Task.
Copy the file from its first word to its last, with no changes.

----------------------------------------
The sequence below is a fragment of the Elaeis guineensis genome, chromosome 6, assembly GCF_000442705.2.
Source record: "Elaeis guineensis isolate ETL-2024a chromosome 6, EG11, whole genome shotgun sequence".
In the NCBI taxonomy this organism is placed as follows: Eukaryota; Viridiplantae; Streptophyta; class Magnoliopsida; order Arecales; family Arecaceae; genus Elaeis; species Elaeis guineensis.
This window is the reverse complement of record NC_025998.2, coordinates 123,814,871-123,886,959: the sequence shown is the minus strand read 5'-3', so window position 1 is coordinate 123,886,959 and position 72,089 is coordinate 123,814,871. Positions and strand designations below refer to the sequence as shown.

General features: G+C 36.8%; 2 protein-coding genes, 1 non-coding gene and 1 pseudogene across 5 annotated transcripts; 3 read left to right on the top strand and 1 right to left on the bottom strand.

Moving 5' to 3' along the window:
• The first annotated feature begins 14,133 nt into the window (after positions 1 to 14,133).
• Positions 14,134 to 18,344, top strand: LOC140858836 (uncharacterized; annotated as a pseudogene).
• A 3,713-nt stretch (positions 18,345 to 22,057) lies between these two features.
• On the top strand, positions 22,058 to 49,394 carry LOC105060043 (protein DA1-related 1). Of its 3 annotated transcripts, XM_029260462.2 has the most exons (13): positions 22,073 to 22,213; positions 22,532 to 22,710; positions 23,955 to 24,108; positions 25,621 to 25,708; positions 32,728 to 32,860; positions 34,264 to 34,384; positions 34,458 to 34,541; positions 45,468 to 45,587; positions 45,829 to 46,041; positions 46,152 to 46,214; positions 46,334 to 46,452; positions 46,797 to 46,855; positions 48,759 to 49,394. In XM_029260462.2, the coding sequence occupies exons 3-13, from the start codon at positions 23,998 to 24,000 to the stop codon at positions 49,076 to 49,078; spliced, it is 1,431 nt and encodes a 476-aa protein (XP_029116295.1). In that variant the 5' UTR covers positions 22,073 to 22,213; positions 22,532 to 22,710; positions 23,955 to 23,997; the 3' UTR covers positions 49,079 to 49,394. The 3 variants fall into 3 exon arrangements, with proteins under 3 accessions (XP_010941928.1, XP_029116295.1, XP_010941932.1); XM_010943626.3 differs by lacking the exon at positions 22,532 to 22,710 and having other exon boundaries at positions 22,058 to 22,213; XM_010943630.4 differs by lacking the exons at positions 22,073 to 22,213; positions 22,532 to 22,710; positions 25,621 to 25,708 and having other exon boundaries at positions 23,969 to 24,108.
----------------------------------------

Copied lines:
The sequence below is a fragment of the Elaeis guineensis genome, chromosome 6, assembly GCF_000442705.2.
Source record: "Elaeis guineensis isolate ETL-2024a chromosome 6, EG11, whole genome shotgun sequence".
In the NCBI taxonomy this organism is placed as follows: Eukaryota; Viridiplantae; Streptophyta; class Magnoliopsida; order Arecales; family Arecaceae; genus Elaeis; species Elaeis guineensis.
This window is the reverse complement of record NC_025998.2, coordinates 123,814,871-123,886,959: the sequence shown is the minus strand read 5'-3', so window position 1 is coordinate 123,886,959 and position 72,089 is coordinate 123,814,871. Positions and strand designations below refer to the sequence as shown.

General features: G+C 36.8%; 2 protein-coding genes, 1 non-coding gene and 1 pseudogene across 5 annotated transcripts; 3 read left to right on the top strand and 1 right to left on the bottom strand.

Moving 5' to 3' along the window:
• The first annotated feature begins 14,133 nt into the window (after positions 1 to 14,133).
• Positions 14,134 to 18,344, top strand: LOC140858836 (uncharacterized; annotated as a pseudogene).
• A 3,713-nt stretch (positions 18,345 to 22,057) lies between these two features.
• On the top strand, positions 22,058 to 49,394 carry LOC105060043 (protein DA1-related 1). Of its 3 annotated transcripts, XM_029260462.2 has the most exons (13): positions 22,073 to 22,213; positions 22,532 to 22,710; positions 23,955 to 24,108; positions 25,621 to 25,708; positions 32,728 to 32,860; positions 34,264 to 34,384; positions 34,458 to 34,541; positions 45,468 to 45,587; positions 45,829 to 46,041; positions 46,152 to 46,214; positions 46,334 to 46,452; positions 46,797 to 46,855; positions 48,759 to 49,394. In XM_029260462.2, the coding sequence occupies exons 3-13, from the start codon at positions 23,998 to 24,000 to the stop codon at positions 49,076 to 49,078; spliced, it is 1,431 nt and encodes a 476-aa protein (XP_029116295.1). In that variant the 5' UTR covers positions 22,073 to 22,213; positions 22,532 to 22,710; positions 23,955 to 23,997; the 3' UTR covers positions 49,079 to 49,394. The 3 variants fall into 3 exon arrangements, with proteins under 3 accessions (XP_010941928.1, XP_029116295.1, XP_010941932.1); XM_010943626.3 differs by lacking the exon at positions 22,532 to 22,710 and having other exon boundaries at positions 22,058 to 22,213; XM_010943630.4 differs by lacking the exons at positions 22,073 to 22,213; positions 22,532 to 22,710; positions 25,621 to 25,708 and having other exon boundaries at positions 23,969 to 24,108.